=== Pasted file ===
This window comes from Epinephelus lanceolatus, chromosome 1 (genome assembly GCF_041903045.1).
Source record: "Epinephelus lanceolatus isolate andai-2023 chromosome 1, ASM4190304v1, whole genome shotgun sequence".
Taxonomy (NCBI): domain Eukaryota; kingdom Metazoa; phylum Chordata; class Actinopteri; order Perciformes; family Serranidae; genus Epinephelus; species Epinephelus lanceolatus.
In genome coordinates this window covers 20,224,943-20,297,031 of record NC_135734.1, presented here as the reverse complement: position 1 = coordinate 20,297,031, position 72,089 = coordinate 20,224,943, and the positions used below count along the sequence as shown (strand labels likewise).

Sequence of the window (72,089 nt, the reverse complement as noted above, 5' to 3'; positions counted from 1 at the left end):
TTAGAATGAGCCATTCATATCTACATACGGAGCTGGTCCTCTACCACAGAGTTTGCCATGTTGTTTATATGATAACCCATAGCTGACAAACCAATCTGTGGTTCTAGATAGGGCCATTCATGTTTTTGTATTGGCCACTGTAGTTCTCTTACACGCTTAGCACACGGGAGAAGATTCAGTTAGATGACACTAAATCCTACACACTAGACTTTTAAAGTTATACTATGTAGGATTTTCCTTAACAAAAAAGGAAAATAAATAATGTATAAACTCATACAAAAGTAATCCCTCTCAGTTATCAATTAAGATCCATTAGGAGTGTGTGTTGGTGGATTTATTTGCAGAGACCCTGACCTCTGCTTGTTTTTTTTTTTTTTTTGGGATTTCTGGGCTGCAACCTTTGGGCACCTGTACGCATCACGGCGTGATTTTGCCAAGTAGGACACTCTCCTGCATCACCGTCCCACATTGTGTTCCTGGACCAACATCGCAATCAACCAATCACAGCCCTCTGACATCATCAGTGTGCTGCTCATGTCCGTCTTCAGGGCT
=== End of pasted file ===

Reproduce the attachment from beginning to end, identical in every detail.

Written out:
This window comes from Epinephelus lanceolatus, chromosome 1 (genome assembly GCF_041903045.1).
Source record: "Epinephelus lanceolatus isolate andai-2023 chromosome 1, ASM4190304v1, whole genome shotgun sequence".
Taxonomy (NCBI): domain Eukaryota; kingdom Metazoa; phylum Chordata; class Actinopteri; order Perciformes; family Serranidae; genus Epinephelus; species Epinephelus lanceolatus.
In genome coordinates this window covers 20,224,943-20,297,031 of record NC_135734.1, presented here as the reverse complement: position 1 = coordinate 20,297,031, position 72,089 = coordinate 20,224,943, and the positions used below count along the sequence as shown (strand labels likewise).

Sequence of the window (72,089 nt, the reverse complement as noted above, 5' to 3'; positions counted from 1 at the left end):
TTAGAATGAGCCATTCATATCTACATACGGAGCTGGTCCTCTACCACAGAGTTTGCCATGTTGTTTATATGATAACCCATAGCTGACAAACCAATCTGTGGTTCTAGATAGGGCCATTCATGTTTTTGTATTGGCCACTGTAGTTCTCTTACACGCTTAGCACACGGGAGAAGATTCAGTTAGATGACACTAAATCCTACACACTAGACTTTTAAAGTTATACTATGTAGGATTTTCCTTAACAAAAAAGGAAAATAAATAATGTATAAACTCATACAAAAGTAATCCCTCTCAGTTATCAATTAAGATCCATTAGGAGTGTGTGTTGGTGGATTTATTTGCAGAGACCCTGACCTCTGCTTGTTTTTTTTTTTTTTTTGGGATTTCTGGGCTGCAACCTTTGGGCACCTGTACGCATCACGGCGTGATTTTGCCAAGTAGGACACTCTCCTGCATCACCGTCCCACATTGTGTTCCTGGACCAACATCGCAATCAACCAATCACAGCCCTCTGACATCATCAGTGTGCTGCTCATGTCCGTCTTCAGGGCT